The wet and muddy patches are home to Marsh Crocodile, Olive Ridley and Green Marine Turtles, Desert Monitor lizard, Yellow Monitor lizard, and different species of lizard and chameleon.
Kirthar National Park is the the second largest national park of Pakistan spread over an area of 3000 square kilometres. Kirthar was designated a national park by the Sindh Wildlife Department in 1974, the first of Pakistan's parks to be included in the UN's listing of National Parks of 1975. In addition, Kirthar qualifies for the strict criteria fixed by IUCN for a Category II protected area, designated mainly for ecosystem preservation.
The rolling valleys and rugged lines of the Kirthar hills form a natural haven for Urial sheep, Ibex and Chinkara gazelle. Jungle cats, desert cats and even the occasional leopard or desert wolf also prowl the park. Pangolin (scaly anteaters), porcupines and monitor lizards abound the park area. The best season to visit the park is from October to February, since in summers it is scorching hot. However, it is the greenest in August during the monsoons.
Other attractions in the park are the 18th century Chaukundi style tombs at Taung and pre-historic archaeological remains at Koh Tarash. The enormous Rani Kot Fort is also within the park, two hours by jeep from Karchat. Rani Kot is about four hours from Karachi via the Super and the Indus Highways.
Machiara National Pak is located in the Neelum Valley, Azad Kashmir. It is one of the few sites in which a breeding population of the western tragopan pheasant, Tragopan melanocephalus, exists. Western Tragopan, with its brilliant red neck and black and white speckled plumage, is one of the most magnificent pheasants in the world. But the pheasants are more than just beautiful birds, for they also have scientific value for environmentalists and ecologists. Western tragopan pheasants are also found in most northerly mountains of Pakistan and are on the verge of extinction. World Pheasant Association (WPA) is doing its utmost to save these beautiful pheasants from extinction.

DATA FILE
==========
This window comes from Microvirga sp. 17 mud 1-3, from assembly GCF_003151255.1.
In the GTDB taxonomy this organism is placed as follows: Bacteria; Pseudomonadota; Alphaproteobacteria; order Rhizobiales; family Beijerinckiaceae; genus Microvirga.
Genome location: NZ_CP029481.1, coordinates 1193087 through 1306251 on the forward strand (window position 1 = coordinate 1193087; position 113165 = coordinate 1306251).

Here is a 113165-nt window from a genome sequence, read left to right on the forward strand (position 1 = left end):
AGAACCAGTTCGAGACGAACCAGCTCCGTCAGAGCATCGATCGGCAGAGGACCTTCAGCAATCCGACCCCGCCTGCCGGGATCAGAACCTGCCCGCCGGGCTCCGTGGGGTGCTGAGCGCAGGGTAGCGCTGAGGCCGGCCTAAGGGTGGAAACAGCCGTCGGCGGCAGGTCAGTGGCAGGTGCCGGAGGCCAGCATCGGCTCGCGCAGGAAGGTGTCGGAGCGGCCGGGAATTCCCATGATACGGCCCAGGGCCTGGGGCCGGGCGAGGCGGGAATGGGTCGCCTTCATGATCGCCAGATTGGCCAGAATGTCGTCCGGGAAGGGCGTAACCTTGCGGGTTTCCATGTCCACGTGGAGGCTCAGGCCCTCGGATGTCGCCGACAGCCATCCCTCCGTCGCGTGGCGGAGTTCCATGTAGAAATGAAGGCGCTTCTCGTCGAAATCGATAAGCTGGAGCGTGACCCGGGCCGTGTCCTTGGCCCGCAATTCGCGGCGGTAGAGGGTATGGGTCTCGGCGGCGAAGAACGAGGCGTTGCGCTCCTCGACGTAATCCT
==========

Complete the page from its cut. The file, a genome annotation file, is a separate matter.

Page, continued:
Machiara National Park consists of montane mixed broadleaf-coniferous forest and contains a significant number of bird species. Machiara National Park is one of three globally significant national parks selected for a Global Environment Facility sponsored project. The overall goal is to set-up management models demonstrating effective natural resource conservation and make a significant contribution to the development of Pakistan's capacity.
Margalla Hills National Park, is located in the foothills of the Himalayan range. The topography is rugged, with numerous valleys and many steep and even precipitous slopes. The area is drained by the River Kurang and its tributaries, which flow into the River Soan. This park is the most accessible park in Pakistan due to its close proximity to the national capital, Islamabad. A visitor centre is planned for Daman-E-Koh, providing lounge accommodation and an information service. Lodges, camping grounds and picnic sites are also planned and the provision of a chair lift may be considered.
Margalla Hills are unique in Pakistan, being rich in Sino-Himalayan fauna, some species (especially birds) of which are at the western extremity of their distribution. It is an extension of the Islamabad wildlife sanctuary, which includes the Shakar Parian Hills and the Rawal Lake. The park was setup to provide refugee to the Gray Goral, Barking deer and the Leopard. Protection to these animals have benefited other unusual and interesting smaller animal as well. Margalla Hills Park provides an excellent opportunity for bird watching. A Cheer Pheasant hatchery has been established at Chak Jabri and Dhok Jewan to raise captive Cheer pheasants that have become extinct in the hills. These are then released in the wild.